Riasanovsky, Nicholas V. and Mark D. Steinberg. A History of Russia. New York: Oxford University Press, 2011.
Sotheby’s 2008 Financial Highlights ~ Sales of $5.3 Billion in a Down Year.” Art Knowledge News. Accessed 11 March 2012.
Strakhovsky, Leonid I. “Anna Akhmatova—Poetess of Tragic Love.” American Slavic and Eastern European Review Volume 6 Number 1/2 (May, 1947): 1-18.
Sweeney, James Johnson. Marc Chagall. Manchester: Ayer Publishing, 1969.

The Great Reforms of the 19th Century

In the second half of the nineteenth century, Russia came to a crossroads in its history. Under the influence of ideas largely emanating from Western Europe, Russians began to question certain aspects of their traditional way of life and government. Of especial concern was the status of the serfs, a group of people who made up the vast majority of the population of the Russian Empire but possessed a status little above that of slaves. Throughout his reign in the years 1855 to 1881, Czar Alexander II implemented a number of reforms in government which drastically altered Russian society in order to bring it in line with the new views of what a just society should look like.

The first and by far the most drastic of the great reforms implemented by Alexander II was the emancipation of the serfs. In the years leading up to and beginning Alexander’s reign, an insurrectionist spirit had begun to foment among the lower classes in Russia. Discontented with their situation, serfs had launched a large and increasing number of small rebellions since the the turn of the nineteenth century. Early in his reign, Alexander II announced his intentions to emancipate the serfs to his advisers, confiding in them that it was “better to abolish serfdom from above than to wait till it begins to abolish itself from below.”1

After a prolonged deliberation on the proper means by which to go about this emancipation, Alexander II finally issued the the decree abolishing the institution of serfdom in Russia on 19 February 1861. As a result of his decree, which at least one historian has referred to as “the greatest legislative act in history,” “some 52 million peasants, over 20 million of them serfs of private land owners,” were freed.2 Along with their freedom, however, came a great deal of debt and further disappointment. In an attempt to pacify the landlords, Alexander II had limited the amount of land the serfs took with them and had legislated the necessity of repaying the landlords for this land. As a result, “overpopulation and underemployment” were rampant “among former serfs, who, at least after a period of transition, were no longer obliged to work for the landlord and at the same time had less land to cultivate for themselves.”3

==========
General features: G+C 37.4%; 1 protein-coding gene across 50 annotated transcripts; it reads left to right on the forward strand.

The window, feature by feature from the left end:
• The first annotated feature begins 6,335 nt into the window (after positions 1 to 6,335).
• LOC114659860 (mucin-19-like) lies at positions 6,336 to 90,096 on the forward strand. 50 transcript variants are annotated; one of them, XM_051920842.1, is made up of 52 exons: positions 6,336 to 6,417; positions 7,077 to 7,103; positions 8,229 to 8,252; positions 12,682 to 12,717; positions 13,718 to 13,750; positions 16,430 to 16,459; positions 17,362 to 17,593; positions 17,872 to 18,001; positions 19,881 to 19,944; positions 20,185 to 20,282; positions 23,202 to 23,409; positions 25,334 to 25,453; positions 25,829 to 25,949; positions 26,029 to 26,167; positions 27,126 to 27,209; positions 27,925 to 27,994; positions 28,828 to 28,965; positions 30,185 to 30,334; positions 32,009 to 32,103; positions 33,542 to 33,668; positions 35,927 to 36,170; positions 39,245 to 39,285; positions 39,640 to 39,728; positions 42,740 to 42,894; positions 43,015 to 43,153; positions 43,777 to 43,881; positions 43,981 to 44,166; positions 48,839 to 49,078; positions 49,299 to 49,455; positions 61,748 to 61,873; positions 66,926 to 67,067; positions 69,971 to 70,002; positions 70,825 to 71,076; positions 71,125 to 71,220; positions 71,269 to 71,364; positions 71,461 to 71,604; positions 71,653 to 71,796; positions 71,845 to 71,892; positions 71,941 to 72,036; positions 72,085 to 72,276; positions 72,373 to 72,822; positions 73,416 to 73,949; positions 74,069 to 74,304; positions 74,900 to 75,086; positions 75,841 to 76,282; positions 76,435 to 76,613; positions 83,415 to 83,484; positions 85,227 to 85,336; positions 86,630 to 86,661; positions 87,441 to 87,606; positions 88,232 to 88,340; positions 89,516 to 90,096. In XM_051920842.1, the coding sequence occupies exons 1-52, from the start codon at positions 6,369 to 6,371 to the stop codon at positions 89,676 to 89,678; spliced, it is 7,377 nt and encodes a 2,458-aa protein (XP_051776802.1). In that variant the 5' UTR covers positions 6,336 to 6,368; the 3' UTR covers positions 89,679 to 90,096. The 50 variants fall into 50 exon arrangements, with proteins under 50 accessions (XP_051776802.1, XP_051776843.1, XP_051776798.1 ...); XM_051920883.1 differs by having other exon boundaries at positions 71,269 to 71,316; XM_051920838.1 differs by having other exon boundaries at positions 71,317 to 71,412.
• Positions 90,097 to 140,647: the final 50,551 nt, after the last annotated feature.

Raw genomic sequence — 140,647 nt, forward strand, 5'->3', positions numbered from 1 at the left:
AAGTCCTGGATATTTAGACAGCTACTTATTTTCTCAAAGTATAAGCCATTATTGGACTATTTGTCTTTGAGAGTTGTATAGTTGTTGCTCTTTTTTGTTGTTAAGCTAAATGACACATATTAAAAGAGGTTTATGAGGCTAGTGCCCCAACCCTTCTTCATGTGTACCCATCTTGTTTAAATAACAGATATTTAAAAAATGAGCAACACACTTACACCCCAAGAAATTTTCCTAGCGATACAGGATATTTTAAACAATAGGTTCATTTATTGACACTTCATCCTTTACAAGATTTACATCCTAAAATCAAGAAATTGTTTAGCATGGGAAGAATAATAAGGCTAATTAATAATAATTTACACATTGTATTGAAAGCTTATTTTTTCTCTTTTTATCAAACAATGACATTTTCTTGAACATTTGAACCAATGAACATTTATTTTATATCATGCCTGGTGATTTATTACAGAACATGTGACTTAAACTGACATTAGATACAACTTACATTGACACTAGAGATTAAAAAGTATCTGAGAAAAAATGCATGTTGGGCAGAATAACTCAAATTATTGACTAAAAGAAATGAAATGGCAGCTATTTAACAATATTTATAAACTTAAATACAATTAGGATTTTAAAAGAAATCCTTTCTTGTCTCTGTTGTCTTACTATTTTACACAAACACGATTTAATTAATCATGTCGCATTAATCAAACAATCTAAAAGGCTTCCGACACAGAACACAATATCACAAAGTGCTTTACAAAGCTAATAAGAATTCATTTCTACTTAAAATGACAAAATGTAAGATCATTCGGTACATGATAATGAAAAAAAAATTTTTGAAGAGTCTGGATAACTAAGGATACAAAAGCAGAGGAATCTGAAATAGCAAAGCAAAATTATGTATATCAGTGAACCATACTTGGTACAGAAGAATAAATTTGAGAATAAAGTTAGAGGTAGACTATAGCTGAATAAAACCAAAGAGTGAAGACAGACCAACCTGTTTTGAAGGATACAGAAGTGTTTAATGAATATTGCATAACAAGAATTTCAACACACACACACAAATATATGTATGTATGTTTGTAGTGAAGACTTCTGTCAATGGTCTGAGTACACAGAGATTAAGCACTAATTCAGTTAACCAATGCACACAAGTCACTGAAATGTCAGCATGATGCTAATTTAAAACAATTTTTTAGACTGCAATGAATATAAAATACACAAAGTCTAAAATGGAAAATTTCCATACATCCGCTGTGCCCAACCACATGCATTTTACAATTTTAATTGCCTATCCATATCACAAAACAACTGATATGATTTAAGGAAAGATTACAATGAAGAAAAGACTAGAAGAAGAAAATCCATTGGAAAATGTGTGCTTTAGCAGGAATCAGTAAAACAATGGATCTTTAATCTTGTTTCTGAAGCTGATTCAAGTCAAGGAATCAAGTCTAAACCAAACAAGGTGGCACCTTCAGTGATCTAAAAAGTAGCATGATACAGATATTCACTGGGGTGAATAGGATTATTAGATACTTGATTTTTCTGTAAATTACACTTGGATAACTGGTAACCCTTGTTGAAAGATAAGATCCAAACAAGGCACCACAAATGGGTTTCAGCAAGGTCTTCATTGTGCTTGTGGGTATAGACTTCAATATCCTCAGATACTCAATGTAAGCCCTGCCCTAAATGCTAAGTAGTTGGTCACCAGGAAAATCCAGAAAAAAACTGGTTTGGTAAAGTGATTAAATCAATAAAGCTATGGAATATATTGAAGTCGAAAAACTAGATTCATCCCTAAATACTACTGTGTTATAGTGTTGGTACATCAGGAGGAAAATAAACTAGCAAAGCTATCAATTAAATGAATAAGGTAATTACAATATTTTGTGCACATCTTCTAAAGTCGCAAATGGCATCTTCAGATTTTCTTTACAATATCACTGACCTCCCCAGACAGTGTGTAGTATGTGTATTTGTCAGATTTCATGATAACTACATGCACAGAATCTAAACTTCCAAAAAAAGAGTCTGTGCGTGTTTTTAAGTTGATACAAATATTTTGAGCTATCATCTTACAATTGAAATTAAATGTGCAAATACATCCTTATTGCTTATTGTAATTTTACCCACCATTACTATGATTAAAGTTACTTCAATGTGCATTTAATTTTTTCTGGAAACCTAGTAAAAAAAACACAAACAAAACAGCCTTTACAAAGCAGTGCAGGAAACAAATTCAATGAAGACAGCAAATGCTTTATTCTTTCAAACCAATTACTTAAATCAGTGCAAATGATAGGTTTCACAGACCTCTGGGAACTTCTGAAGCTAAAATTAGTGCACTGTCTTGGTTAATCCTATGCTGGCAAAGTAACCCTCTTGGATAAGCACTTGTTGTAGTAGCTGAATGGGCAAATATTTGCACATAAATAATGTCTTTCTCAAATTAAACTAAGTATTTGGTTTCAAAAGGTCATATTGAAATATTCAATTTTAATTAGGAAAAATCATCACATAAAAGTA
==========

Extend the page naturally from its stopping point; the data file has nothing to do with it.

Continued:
As Nicholas V. Riasanovsky and Mark D. Steinberg point out, “the emancipation of the serfs made other fundamental changes much more feasible.”4 Such sweeping legislation, no matter how haphazard and incomplete it might have been, could not help but act as a gateway to further reform in Russian society. Other reforms, particularly in Russian government, followed swiftly.

Perhaps the most important of these reforms in government in Russia was the implementation of the zemstvo system in local government. Local government in Russia had been ineffective and overly bureaucratic for centuries. Since the reign of Catherine the Great in 1762 to 1796, local government in Russia had been conducted with the participation of aristocratic landowners in the governed areas. With the establishment of his new system of local government, Alexander II sought to both update the system, making it an overall better functioning government, and also to allow for a measure of democracy by incorporating the participation of the newly-emancipated serfs.

To this end, the zemstvo system included representation from the peasant and urban classes in addition to the old landowning class. The range of government programs and services governed at the local level also increased under the zemstvo to include things such as “education, medicine, veterinary service, insurance, roads, the establishment of food reserves for emergency, and many others.”5

Although the zemstvo system had a number of drawbacks, it was largely a positive development for Russians and functioned very effectively until it was abolished following the rise of the Bolsheviks in 1917. For example, “in effect, Russia obtained a kind of socialized medicine through the zemstvo long before other countries, with medical and surgical treatment available free of charge.”6 Such free universal access to quality healthcare is an accomplishment that would not be achieved in most of Western Europe until the twentieth century and has still not been achieved in some places in the Western world.7

In addition to the reform of local government, “at the end of 1864, the year that saw the beginning of the zemstvo administration, another major change was enacted into law: the reform of the legal system.”8 In order to put an end to the corrupt and antiquated practices and approaches rampant in the Russian legal system, Alexander II decreed a number of reforms. Perhaps the most significant of these reforms was the separation of the courts from the system of administration; Alexander II made the law courts a separate branch of government from the rest of the bureaucracy.